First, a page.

We started using this framework many years ago, when writing in math/openended questions was new on the standardized test scene (new in my state any way:). Every couple of days, we did sample problems that incorporated various strategies to solve problems – make a simpler problem, make a table, make an organized list, write an equation, etc. And as we practiced, the students became excellent at communicating what they understood about the information provided in the problem, as well as what they needed to figure out and how they did so. For the “what I know…because” part, students identify the information from the problem that’s important for solving. We'd typically underline or highlight important information and cross out extra information. Instead of just highlighting/underlining, students also wrote the information, putting it into their own words as much as possible. Writing the information helps solidify it in their minds, and if they reword it or add detail to clarify the meaning, they understand it a bit better. For "what I need to know," students highlight/underline what the question is asking and then wrote it in their own words. For example, with a problem like this one: Steve runs every other day and trains with weights every 3rd day. If he does both on Monday, how many times will he do both on the same day during the next 2 weeks?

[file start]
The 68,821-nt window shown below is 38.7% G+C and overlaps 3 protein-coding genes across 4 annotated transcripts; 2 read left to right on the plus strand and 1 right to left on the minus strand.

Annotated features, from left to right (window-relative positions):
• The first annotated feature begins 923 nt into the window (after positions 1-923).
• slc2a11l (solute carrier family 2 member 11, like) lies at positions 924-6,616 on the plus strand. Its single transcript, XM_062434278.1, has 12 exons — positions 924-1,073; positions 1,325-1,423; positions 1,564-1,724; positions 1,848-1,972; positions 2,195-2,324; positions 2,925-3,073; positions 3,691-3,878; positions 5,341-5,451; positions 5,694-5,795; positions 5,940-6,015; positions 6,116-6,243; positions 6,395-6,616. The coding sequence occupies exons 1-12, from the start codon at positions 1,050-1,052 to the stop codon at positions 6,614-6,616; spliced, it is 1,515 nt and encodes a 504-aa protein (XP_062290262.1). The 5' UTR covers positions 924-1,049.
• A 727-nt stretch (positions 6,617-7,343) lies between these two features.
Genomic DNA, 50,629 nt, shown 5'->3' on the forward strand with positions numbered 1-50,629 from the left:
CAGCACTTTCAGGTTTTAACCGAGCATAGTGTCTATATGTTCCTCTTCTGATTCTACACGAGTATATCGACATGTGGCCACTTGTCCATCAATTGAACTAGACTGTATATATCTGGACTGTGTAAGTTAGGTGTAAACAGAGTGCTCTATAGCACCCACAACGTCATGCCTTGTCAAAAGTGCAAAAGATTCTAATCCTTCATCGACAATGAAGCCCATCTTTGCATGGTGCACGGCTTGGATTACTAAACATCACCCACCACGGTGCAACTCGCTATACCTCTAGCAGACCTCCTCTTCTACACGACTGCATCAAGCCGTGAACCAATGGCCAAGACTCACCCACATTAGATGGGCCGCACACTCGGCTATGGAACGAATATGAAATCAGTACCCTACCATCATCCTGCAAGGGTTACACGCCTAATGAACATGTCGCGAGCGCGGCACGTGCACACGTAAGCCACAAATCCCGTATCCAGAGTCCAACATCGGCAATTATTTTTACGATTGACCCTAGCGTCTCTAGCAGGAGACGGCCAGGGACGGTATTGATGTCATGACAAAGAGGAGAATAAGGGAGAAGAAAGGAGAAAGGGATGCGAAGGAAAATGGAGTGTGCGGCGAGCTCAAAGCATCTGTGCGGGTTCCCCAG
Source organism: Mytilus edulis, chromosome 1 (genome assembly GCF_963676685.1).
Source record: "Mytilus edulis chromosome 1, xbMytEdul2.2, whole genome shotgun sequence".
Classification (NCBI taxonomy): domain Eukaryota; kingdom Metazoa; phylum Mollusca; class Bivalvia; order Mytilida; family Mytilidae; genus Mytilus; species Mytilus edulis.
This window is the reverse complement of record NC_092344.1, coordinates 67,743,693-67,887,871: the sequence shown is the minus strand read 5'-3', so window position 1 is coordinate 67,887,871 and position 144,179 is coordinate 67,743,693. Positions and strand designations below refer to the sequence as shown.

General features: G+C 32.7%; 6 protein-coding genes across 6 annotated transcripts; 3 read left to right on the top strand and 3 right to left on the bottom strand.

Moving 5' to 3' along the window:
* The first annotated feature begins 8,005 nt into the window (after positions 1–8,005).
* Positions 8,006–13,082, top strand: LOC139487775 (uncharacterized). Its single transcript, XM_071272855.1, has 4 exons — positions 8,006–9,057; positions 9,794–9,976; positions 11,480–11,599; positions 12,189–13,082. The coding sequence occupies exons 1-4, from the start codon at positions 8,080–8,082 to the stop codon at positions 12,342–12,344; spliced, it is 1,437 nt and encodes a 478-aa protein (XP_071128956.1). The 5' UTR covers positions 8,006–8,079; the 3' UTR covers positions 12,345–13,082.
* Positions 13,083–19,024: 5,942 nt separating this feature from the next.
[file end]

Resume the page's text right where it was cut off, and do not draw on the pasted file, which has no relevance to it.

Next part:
Students might write:
What I know: